Imagine a man who owns lots of land. He leases it out for other people to farm. Some raise wheat, some raise olives, some raise sheep.
The deal is that when the harvest comes in, the owner gets a set amount of the crop and the farmer keeps the rest. In good years and bad, the owner gets his part, the farmer gets what’s left.
There’s an incentive for the farmer to do a great job, to care for the land, because the farmer wants to get the best possible yield.
So, for example, if you are raising wheat, the owner might get the first eight hundred bushels. If you are raising olives, the owner might get the first 500 gallons of oil.
It may not sound fair, but it makes sense.
The owner has a manager, someone he pays to keep the books, manage the contracts, solve conflicts. The manager earns a fair wage because he’s in a position of high trust.
Now, imagine that the manager sees an opportunity to make more money.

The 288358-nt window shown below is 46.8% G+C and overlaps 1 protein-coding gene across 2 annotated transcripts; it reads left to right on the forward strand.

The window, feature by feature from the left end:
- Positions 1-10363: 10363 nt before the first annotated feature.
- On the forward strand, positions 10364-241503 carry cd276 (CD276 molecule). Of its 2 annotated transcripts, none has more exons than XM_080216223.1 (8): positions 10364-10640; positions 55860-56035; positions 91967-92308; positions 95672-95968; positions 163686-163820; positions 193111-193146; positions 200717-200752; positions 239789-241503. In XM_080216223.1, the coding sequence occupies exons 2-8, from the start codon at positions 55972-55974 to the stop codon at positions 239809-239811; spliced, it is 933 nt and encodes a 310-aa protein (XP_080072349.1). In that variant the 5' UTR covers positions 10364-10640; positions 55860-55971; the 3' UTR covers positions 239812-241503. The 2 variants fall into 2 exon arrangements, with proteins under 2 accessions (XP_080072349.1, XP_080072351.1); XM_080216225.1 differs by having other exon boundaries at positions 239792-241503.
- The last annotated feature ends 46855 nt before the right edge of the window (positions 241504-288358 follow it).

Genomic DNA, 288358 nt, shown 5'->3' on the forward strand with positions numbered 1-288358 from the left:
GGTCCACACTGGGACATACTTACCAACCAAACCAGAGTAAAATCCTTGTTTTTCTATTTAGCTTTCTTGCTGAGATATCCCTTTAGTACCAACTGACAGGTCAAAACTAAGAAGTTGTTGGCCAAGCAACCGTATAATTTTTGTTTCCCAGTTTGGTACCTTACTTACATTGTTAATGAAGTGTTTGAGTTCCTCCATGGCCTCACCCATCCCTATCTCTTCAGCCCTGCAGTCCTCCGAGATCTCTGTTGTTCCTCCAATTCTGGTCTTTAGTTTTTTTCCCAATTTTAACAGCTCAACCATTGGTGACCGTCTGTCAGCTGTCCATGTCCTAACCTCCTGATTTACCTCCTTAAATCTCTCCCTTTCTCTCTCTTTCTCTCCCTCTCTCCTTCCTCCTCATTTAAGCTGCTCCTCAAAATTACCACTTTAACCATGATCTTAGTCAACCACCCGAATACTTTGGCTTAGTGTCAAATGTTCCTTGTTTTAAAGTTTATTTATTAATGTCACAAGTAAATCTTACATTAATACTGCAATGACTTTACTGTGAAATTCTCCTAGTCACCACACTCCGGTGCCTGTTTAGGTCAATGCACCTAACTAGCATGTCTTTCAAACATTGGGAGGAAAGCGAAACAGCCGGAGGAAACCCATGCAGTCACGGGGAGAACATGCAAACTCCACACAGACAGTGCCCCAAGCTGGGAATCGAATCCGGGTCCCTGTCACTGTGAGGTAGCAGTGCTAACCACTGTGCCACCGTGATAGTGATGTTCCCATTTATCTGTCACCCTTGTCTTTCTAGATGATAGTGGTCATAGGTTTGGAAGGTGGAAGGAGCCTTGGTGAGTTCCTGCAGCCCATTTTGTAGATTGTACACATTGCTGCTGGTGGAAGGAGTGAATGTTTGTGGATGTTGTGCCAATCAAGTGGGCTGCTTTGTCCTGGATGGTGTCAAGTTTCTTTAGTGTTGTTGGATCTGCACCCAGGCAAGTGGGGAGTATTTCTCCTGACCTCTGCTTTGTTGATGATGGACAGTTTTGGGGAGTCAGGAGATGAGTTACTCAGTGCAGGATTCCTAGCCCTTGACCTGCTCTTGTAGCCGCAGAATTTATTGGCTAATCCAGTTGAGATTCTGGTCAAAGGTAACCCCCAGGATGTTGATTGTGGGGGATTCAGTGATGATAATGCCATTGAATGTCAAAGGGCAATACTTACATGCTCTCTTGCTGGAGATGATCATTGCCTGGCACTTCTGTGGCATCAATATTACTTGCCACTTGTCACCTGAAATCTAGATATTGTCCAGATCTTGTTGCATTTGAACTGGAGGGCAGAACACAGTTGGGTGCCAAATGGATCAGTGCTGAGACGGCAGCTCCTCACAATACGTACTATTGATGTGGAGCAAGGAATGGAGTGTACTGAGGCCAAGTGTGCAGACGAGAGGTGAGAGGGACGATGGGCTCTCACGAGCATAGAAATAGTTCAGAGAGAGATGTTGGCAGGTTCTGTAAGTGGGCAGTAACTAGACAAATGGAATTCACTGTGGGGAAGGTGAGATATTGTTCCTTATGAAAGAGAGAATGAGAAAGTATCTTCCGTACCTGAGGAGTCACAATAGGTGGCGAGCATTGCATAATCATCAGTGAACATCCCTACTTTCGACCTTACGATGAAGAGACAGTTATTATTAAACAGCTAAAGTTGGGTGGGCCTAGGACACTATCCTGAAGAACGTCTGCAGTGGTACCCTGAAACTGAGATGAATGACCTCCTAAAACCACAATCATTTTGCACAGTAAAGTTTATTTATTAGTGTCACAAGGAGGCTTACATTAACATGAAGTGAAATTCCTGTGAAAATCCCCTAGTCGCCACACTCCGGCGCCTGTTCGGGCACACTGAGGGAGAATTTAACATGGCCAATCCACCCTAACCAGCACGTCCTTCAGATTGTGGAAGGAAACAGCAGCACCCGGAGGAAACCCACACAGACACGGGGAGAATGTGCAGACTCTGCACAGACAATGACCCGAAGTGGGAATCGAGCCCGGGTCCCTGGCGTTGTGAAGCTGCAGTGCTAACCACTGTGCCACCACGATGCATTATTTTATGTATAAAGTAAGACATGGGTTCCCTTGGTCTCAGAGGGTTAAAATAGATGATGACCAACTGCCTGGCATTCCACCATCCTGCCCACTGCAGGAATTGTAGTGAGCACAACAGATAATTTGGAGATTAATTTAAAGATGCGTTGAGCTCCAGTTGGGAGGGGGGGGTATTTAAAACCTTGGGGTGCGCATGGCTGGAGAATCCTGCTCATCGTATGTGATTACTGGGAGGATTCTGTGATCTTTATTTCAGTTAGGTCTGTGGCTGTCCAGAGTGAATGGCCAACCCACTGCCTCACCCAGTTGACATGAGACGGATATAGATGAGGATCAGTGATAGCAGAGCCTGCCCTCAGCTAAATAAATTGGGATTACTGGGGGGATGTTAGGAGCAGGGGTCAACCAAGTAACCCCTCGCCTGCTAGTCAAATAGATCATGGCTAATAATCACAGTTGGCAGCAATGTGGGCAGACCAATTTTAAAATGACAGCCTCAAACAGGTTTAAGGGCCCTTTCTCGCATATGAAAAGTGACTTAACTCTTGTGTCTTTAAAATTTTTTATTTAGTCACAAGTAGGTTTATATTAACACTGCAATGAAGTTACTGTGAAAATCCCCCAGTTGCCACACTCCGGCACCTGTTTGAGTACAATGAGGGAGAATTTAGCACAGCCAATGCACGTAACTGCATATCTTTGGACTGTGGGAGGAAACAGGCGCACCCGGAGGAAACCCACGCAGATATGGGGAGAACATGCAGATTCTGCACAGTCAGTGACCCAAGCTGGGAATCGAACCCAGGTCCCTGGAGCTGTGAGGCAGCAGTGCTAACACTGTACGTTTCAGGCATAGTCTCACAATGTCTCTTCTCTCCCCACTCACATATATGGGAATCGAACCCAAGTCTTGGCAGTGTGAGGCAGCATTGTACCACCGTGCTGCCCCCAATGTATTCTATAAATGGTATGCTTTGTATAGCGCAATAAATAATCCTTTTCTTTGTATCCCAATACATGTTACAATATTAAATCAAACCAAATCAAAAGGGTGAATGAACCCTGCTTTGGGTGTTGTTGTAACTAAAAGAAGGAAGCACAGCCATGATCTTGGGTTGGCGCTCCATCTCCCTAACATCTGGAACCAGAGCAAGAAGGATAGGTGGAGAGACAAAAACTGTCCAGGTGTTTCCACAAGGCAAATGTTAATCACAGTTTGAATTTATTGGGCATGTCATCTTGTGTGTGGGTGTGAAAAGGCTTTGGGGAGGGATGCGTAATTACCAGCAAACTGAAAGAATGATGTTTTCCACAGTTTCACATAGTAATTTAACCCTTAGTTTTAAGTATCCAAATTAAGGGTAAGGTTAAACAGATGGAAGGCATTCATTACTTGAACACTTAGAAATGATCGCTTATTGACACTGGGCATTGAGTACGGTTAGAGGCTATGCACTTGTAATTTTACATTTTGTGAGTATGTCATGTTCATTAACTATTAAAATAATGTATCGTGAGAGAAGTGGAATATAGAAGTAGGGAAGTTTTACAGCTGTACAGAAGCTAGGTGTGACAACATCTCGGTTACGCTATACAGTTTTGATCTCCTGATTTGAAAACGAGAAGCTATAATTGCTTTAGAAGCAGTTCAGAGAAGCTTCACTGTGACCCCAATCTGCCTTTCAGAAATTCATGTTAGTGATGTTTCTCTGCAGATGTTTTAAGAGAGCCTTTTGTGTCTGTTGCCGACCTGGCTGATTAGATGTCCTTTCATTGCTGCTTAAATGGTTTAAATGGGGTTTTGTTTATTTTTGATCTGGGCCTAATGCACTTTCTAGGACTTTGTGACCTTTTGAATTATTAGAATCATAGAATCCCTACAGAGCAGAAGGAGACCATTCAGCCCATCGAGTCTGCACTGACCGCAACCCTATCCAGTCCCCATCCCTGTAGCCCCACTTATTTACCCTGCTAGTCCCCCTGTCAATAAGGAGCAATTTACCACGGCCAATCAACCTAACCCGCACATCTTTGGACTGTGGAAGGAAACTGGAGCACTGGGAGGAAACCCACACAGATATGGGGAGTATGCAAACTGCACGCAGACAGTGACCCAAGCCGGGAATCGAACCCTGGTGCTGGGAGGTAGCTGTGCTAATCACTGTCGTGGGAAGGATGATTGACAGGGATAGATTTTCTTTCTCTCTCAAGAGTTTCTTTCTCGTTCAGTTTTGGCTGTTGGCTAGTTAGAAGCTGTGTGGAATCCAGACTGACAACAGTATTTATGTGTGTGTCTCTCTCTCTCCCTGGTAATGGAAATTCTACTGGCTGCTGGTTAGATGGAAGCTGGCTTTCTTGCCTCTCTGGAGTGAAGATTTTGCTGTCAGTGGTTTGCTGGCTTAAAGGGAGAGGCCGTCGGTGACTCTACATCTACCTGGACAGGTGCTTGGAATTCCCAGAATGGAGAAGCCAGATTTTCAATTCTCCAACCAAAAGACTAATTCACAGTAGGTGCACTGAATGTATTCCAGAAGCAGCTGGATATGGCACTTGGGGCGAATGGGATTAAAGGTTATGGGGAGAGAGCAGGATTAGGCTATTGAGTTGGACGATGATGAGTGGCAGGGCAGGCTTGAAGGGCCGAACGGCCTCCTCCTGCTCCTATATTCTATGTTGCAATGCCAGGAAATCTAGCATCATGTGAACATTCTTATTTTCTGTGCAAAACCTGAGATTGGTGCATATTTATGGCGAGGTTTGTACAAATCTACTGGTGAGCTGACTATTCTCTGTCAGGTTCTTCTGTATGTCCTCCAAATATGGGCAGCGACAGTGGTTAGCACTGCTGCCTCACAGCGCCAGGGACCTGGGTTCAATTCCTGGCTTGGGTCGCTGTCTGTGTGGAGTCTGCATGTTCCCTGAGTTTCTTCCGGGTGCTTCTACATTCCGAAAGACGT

“If I tell the farmer that there is a new contract,” he says, “we can get more harvest. And if I don’t tell the owner, I get to keep the difference.”
So the manager tells the wheat farmer that the contract for the next year is 1000 bushels instead of 800. The manager tells the olive grove grower that the contract is for 1000 gallons instead of 500.
The farmers don’t like it, but there is nothing they can do. As far as they know, the owner is being an owner.
One day the owner hears that the manager is wasting resources. He may be having parties with the owner’s best veal and wine. He may be hiring family members to do nothing.
Whatever the accusations, the owner has some reason to believe them.
“Bring in the account books,” the owner tells the manager. “I want to see what you’ve done.”